The Legacy of Crater Pass: A Gateway Steeped in History

Crater Pass, also known as Aden Gate, Main Gate, Main Pass, Northern Gate, and historically contemplated as ‘Haines Pass’, stands as a significant landmark in Aden, embodying the city’s rich history and strategic importance. This pass, which has evolved from a simple road into Crater to a vital artery connecting Crater and Maalla, has been a witness to pivotal moments and transformations.

The importance of Crater Pass dates back to 1838 when Commander Haines arrived in Aden. At that time, it served as the sole road into Crater. This strategic location was the site of a notable firefight on November 21, 1838, involving a party from the Coote positioned on Jezret Feringee, an adjacent small island. They successfully prevented access to Crater via the Pass, blocking Arabs and laden camels, showcasing the pass's early military significance.

The Firefight of November 21, 1838

A defining moment in the history of Crater Pass came on November 21, 1838, just months after Commander Haines' arrival. This day witnessed a tense and significant military engagement involving a party from the British ship, the Coote, which had anchored near Aden. The Coote's crew, understanding the strategic importance of the pass, positioned themselves on Jezret Feringee, a small island adjacent to the pass.

From this vantage point, they had a clear view of the pass and the surrounding area. The British forces were determined to secure their control over the pass and, by extension, over access to Crater. This strategic location became the site of a fierce firefight against local Arab forces, who were equally keen on maintaining their access and control over the area.

Blocking Access and Establishing Control

The party from the Coote, utilizing their advantageous position and superior firepower, succeeded in preventing access to Crater via the pass. Their actions effectively blocked Arabs and their laden camels, a common sight in this trading city, from entering or leaving Crater. This move was not just about controlling a physical route; it symbolized the assertion of British military and political dominance in Aden.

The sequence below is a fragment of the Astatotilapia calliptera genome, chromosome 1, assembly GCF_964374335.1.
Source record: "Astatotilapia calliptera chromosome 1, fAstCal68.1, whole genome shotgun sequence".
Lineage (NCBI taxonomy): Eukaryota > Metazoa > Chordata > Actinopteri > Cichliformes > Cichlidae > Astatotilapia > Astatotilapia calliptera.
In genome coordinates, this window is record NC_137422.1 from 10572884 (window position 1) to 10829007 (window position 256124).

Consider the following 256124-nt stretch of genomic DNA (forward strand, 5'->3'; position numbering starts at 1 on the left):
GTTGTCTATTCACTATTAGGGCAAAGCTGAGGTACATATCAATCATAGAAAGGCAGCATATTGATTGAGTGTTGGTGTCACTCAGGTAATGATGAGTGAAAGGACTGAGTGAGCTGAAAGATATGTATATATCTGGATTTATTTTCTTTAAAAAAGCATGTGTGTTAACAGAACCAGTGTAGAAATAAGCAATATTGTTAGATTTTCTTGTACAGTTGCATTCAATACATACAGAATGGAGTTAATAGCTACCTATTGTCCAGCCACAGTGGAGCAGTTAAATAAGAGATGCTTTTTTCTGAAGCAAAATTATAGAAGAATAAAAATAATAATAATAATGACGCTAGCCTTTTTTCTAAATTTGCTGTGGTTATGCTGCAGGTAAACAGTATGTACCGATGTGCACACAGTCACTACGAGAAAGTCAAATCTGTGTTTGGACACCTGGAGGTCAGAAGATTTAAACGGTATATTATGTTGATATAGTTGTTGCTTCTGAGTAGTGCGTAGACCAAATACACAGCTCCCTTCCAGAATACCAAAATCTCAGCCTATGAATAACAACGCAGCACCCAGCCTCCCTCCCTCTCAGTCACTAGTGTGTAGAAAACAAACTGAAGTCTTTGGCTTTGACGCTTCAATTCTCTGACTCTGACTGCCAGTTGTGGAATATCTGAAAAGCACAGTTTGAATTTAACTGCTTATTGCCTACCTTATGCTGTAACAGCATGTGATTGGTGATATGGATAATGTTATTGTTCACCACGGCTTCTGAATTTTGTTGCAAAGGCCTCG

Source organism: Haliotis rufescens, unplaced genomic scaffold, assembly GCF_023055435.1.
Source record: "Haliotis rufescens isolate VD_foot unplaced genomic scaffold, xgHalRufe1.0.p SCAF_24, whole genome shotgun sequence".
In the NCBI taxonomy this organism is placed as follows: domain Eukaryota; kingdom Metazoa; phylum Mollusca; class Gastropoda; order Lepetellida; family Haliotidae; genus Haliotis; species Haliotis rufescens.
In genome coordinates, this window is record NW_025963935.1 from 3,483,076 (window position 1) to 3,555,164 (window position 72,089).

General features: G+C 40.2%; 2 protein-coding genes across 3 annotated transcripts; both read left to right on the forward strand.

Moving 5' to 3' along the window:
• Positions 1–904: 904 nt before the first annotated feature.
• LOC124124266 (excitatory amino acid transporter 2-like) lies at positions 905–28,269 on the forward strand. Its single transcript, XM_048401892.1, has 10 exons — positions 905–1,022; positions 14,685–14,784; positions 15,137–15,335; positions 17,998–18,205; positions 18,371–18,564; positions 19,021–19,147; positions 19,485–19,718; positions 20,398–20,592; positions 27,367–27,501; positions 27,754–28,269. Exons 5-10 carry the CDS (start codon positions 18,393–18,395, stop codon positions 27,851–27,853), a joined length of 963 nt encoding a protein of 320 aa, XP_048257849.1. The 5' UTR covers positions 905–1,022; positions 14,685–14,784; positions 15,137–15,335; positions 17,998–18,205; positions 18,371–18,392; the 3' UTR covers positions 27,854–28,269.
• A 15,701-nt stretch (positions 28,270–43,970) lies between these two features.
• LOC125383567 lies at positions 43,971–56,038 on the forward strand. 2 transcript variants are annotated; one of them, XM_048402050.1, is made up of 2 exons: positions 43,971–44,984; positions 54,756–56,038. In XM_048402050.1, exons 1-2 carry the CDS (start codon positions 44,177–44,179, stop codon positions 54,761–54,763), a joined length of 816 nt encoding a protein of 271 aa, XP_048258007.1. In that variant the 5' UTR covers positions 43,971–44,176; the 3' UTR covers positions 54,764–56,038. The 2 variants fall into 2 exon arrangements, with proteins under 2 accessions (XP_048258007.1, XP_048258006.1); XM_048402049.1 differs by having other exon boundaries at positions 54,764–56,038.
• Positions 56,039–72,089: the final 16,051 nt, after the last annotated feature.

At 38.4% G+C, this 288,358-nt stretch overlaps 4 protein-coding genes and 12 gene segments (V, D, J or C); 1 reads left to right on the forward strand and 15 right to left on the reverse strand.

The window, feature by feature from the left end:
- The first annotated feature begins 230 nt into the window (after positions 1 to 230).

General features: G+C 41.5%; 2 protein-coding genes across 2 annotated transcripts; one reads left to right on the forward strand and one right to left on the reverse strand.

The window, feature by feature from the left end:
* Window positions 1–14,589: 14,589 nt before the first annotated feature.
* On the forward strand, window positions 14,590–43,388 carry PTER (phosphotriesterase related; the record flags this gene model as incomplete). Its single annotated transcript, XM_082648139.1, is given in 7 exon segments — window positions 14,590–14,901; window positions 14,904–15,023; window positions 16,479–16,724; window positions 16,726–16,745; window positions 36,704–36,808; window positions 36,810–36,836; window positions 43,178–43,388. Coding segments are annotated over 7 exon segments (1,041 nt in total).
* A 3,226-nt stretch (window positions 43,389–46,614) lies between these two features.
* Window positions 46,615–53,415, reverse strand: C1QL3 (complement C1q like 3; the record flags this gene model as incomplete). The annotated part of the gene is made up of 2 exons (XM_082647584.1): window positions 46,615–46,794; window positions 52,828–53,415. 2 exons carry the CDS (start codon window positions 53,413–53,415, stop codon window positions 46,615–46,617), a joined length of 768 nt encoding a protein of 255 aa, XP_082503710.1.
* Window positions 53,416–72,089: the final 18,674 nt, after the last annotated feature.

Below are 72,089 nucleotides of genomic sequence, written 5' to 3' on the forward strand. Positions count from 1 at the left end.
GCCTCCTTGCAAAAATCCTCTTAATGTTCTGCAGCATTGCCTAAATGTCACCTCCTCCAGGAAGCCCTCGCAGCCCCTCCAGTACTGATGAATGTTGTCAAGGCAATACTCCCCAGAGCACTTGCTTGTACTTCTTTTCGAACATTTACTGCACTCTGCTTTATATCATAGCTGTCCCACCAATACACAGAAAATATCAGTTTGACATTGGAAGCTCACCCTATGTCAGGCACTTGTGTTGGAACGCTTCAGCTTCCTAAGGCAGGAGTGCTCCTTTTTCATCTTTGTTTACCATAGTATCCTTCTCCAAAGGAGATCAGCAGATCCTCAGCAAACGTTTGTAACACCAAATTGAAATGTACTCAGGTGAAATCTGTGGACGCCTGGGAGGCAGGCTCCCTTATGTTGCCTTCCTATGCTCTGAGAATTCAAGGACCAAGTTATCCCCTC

The success of the British forces in this engagement underscored the early military significance of Crater Pass. It demonstrated how control over this narrow passage could influence the broader dynamics of power and access within Aden. This event was a precursor to the subsequent British annexation and transformation of Aden into a Crown Colony.

A Symbol of Colonial Power and Local Resistance

In the years that followed, Crater Pass continued to play a crucial role in the colonial narrative of Aden. It stood as a symbol of British power, a gate they had secured, but also as a point of contention and a reminder of local resistance against foreign dominance.

The story of Crater Pass, particularly highlighted by the events of November 21, 1838, reflects the complex interplay of military strategy, colonial ambitions, and local resistance. It remains a poignant chapter in Aden's rich and turbulent history.

Coat of arms at Crater Pass, Aden, South Arabia
Coat of arms at Crater Pass, Aden, South Arabia

The Centenary Celebration and Naming

In 1939, during Aden's Centenary Celebrations, there was a proposal by the Chamber of Commerce to rename Crater Pass as ‘Haines Pass’ in honour of Commander Haines. However, due to Haines' controversial career, the authorities did not approve this change. Thus, the pass retained its functional nomenclature, reflecting its role as a gateway rather than bearing the name of an individual.

A Cave of Legends

High in the rocks above the pass, a cave steeped in tradition can be found. This cave, believed by both Arab and Jewish traditions to be the tomb of Abel, adds a layer of historical and cultural significance to the area, blending myths with the landscape.

The Regimental Crest

The Regimental Crest of the 2nd Battalion South Wales Borderers, located on the Crater side of the Pass, commemorates the battalion's visits to Aden in 1892-1893, and 1927-1929. This crest was originally painted by Pioneer Sgt. Edward Kelly under the direction of Captain John Mellsop before the battalion's departure in January 1929. The mystical sphinx within the crest is said to hold mystical powers, linking this symbol to the battalion's proud history, including connections to the 1879 Zulu War and the memorial at Rorke's Drift, Natal, fashioned by Captain Mellsop's father. Today, this crest stands as the only British crest remaining in Aden, a testament to the enduring legacy of the British military presence in the region.

The 1960s Expansion and Today

Recalling the 1960s, during the expansion of Crater Pass to a two-lane road, the underestimated debris radius during the blasting led to an unexpected shower of rocks on too-close spectators, a stark reminder of the challenges in taming this rugged terrain.

Today, Crater Pass, in all its historical and cultural glory, continues to serve as a vital link between Crater and Maalla. It’s not just a passage but a symbol of Aden’s journey through time – from ancient legends to military significance, colonial interventions, and infrastructural evolution.

Read also Crater South Gate

Cater Pass, Aden, Aouth Arabia
Cater Pass, Aden, Aouth Arabia
Crater Pass, Aden, South Arabia
Crater Pass, Aden, South Arabia
View from Crater Pass over Somalipura and Maalla in Aden, South Arabia
View from Crater Pass over Somalipura and Maalla in Aden, South Arabia

View from the battlements of Crater Pass to Jezret Feringee